NOAA Fisheries Integrated Toolbox

Onboarding Tools Overview

Toolbox Overview

The NOAA Fisheries Integrated Toolbox (NOAA FIT) is an interdisciplinary, web-based portal of operational tools that can be used for a variety of applications, including stock assessment modeling, forecasting, and data preparation for fish and protected species, as well as economic and ecosystem modeling. This web portal facilitates easier sharing and comparison of analytical tools (including ensemble modeling, model averaging, model coupling, and shared visualization). The FIT hosts a variety of operational tools developed by NOAA scientists and programmers, as well as those developed in collaboration with, and exclusively by external developers.

Initial Process

  • Request Onboarding
  • NOAA Github Policy walk through for NOAA developers
  • Version Control Implementation
  • Metadata form about tool
  • Coding Standards Best Practices
  • Code Repository Stats (active/inactive, latest version)
  • DOI for referencing code
Request Onboarding

Review the overall process in these slides and then contact fisheries.toolbox@noaa.gov to get started

NOAA GitHub Policy

NOAA has specific guidelines that cover the use of GitHub for version control . Tool designers can opt to use internal tools such as VLAB as well. Only NOAA affiliated personal will be able to directly push to an NOAA GitHub repository but the code is publicly available. Outside collaborators will be able to work separately and perform a pull-request to have their changes accepted.

Version Control Implementation

All code needs to be under version control, locally and on a server. Basic information about version control and best practices for the toolbox are available through resources.

Meta-data Form

Inital authors of a tool fill out a meta-data form (contact fisheries.toolbox@noaa.gov) about their tool which includes, background informtation that can be made public on the tools landing page.

Coding Standards Best Practices

We will implement code review for toolbox tools - though existing software may be too long/complex to review line-by-line, changes will be reviewed. We also recommend you review your code proactively for common software features, including documentation, a test suite, the ability to receive and report issues, etc.. and remedy as many of them as you can during onboarding. Once that is complete, we will issue a Fisheries Toolbox best practices badge.

Code Repository Statistics

Each repository will have code statistics badges on the landing page that allows for easily iddentifying the repositories activity.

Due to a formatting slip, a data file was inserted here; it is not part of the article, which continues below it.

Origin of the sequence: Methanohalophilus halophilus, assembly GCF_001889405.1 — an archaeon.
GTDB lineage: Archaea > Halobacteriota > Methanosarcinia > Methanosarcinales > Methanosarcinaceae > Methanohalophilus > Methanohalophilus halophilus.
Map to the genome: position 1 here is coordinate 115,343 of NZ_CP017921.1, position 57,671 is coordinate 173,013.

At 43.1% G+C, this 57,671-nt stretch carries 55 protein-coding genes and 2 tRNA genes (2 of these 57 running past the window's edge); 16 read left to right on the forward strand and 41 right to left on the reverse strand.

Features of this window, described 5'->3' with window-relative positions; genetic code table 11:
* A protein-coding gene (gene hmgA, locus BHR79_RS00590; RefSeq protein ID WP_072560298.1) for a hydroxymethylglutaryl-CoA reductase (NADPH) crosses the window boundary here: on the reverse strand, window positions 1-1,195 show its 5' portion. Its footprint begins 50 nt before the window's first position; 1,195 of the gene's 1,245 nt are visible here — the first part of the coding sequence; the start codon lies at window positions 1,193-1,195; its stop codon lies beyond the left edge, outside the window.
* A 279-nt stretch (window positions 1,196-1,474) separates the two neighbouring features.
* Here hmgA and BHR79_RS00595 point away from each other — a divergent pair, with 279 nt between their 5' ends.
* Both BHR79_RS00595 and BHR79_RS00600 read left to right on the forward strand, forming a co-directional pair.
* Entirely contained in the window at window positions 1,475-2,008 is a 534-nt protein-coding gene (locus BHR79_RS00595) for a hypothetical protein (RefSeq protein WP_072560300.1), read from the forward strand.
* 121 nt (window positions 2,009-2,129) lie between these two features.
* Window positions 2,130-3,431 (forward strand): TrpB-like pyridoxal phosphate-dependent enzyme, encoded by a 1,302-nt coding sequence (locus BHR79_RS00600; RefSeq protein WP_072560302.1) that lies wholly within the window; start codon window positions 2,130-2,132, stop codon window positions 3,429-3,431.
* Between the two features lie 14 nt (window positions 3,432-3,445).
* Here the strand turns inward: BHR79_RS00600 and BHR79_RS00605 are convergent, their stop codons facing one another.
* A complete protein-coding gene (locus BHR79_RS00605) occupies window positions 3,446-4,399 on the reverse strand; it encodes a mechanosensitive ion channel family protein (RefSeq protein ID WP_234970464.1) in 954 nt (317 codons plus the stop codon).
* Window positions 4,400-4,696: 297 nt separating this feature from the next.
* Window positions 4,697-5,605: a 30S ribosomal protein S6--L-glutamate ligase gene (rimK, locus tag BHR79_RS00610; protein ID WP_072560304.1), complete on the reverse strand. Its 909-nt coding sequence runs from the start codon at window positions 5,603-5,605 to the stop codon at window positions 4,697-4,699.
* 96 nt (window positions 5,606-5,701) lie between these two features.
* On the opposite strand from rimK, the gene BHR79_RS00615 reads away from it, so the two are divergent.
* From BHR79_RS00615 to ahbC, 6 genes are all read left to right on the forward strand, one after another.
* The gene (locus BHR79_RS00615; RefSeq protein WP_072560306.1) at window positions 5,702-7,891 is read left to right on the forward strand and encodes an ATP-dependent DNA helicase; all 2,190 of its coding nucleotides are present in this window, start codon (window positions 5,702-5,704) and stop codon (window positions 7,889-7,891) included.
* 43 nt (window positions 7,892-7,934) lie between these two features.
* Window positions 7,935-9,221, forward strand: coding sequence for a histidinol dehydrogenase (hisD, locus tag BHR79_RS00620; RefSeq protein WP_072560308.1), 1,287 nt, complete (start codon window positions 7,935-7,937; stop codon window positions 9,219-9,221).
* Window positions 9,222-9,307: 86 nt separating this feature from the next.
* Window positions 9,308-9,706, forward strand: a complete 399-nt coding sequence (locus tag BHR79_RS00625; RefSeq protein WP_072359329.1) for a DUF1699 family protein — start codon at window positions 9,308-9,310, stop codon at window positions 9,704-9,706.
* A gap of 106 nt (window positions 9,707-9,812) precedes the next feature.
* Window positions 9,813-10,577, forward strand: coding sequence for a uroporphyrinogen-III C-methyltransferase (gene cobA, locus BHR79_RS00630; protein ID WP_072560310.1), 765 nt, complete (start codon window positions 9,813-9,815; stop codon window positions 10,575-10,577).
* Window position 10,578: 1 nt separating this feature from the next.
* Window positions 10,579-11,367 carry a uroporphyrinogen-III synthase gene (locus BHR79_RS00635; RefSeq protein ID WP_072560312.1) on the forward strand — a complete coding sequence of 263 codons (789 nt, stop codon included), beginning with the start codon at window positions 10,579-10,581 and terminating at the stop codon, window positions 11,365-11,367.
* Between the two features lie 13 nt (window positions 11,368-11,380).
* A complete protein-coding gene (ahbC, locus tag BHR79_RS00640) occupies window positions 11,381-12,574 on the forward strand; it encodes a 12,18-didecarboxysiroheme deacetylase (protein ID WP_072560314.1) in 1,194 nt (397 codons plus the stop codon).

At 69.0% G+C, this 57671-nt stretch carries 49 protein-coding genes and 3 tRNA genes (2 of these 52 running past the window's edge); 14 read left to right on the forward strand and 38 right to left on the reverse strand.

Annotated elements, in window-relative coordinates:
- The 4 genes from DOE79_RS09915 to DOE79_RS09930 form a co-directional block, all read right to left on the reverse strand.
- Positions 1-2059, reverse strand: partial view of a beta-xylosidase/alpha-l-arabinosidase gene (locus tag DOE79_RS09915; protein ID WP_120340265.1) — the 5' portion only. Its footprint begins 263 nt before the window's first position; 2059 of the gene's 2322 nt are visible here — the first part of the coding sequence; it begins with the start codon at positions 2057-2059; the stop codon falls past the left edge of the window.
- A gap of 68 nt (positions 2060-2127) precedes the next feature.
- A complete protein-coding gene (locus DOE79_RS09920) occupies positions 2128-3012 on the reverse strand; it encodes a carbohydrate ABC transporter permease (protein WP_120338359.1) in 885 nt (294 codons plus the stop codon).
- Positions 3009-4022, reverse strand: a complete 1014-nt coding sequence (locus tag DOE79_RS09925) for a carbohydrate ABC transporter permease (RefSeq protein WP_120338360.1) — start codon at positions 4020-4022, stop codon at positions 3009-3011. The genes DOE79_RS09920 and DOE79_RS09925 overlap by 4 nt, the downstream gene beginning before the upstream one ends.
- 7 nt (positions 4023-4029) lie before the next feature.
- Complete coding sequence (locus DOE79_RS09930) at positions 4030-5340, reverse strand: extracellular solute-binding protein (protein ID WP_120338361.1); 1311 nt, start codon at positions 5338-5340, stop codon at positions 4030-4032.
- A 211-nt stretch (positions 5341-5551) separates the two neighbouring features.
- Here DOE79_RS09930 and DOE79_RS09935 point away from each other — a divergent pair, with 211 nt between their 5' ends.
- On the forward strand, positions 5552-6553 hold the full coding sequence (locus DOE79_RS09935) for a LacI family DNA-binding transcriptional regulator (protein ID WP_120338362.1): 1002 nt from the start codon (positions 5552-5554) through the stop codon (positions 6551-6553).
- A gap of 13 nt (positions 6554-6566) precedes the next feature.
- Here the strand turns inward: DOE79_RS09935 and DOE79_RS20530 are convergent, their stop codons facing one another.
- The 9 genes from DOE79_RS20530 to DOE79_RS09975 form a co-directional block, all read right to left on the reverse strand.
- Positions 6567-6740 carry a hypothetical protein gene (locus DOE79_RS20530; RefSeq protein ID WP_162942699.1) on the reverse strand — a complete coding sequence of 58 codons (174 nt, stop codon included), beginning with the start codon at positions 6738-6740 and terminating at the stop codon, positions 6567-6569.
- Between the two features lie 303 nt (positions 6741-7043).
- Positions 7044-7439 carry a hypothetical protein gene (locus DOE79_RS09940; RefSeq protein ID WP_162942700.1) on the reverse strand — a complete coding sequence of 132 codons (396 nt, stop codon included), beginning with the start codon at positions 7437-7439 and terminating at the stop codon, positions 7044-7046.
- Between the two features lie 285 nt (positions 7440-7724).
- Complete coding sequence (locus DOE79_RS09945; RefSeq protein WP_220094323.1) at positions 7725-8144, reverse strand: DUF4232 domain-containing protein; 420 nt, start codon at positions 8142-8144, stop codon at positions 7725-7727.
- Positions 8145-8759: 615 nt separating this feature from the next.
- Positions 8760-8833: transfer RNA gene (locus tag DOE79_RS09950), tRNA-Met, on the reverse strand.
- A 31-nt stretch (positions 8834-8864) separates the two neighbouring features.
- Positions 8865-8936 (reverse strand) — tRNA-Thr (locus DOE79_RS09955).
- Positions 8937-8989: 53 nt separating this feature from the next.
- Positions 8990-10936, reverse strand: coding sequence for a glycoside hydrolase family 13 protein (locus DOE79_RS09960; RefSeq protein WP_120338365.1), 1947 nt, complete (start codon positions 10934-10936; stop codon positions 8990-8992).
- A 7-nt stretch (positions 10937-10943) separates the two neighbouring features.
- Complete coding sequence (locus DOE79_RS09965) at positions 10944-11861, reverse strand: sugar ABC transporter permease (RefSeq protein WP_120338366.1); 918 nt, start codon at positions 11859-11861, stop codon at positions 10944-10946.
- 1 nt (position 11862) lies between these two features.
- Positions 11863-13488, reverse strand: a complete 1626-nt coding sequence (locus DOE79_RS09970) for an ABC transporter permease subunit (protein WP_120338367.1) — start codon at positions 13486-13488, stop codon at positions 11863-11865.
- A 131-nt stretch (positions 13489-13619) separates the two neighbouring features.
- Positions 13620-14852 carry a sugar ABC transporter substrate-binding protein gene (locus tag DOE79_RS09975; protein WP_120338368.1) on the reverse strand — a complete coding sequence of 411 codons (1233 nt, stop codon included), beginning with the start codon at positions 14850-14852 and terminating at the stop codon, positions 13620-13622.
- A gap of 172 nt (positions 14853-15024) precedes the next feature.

Code and Tool Referencing

To ensure that tool authors and collaborators have acknowledgment on their tools, we recommend using code referencing such as zenodo.

Initial Process Completed

Link to Tool: The tool receives a landing page and link on the toolbox website

Basic support level determined : Depending on the collaborators affiliations and development state of the tool, each tool recieves differeing levels of support from the NOAA National Modeling Team.

Subsequent Steps

  • Code Badges
  • Documentation/User manual
  • Tutorials
  • Unit and Functional Testing
  • Continuous Integration
  • Journal Publications
  • Standard Inputs/Outputs
Code Badges

Standardized badges used in general software practices, such as those found on shields.io will be added to the code to help give users a sense of the structure and development stage of the code. Specialized badges developed by the Fisheries Integrated Toolbox team will also be applied.

Documentation and User Manual

Source code documentation should be written in concert with an auto-documentation generator. Use of a documentation generator such as Doxygen, ROxygen, Sphinx, or JSDocs forces a standard approach to in-line documentation as well as allowing an easily readable user-guide for collaborators that can be output to pdf or HTML. These guides can then be linked to from the tools main page and extended to include other information for users and developers.

Tutorials/Examples

Once a stable tool release is created, collaborators should include tutorials and examples that both inform users as well as can be used to ensure that released code works as expected.

Unit and Functional Testing

Unit testing ensures that pieces of the code work as intenteded. Functional testing works to ensure that chunks of code work wotgether correctly.

Continuous Integration

A server based system for collaborators to automate testing during the push of new code ensures that new code additions will work with the underlying code.

Journal Publications

Publishing tools and models with a specific version can be done various ways including through the Journal of Open Source Software.

Standard Inputs/Outputs

Although listed last, if early in the development stage, creating an architecture that standardizes inputs and outputs to the tool with allow a simpler way for users and collaborators to interact with the tool in the future. This will enable outside collaborators to build API's or Front End User Interfaces more simply. We suggest when possible to opt for configuration files written in JSON to enable this.

Continued Contributions

Cloud Application Development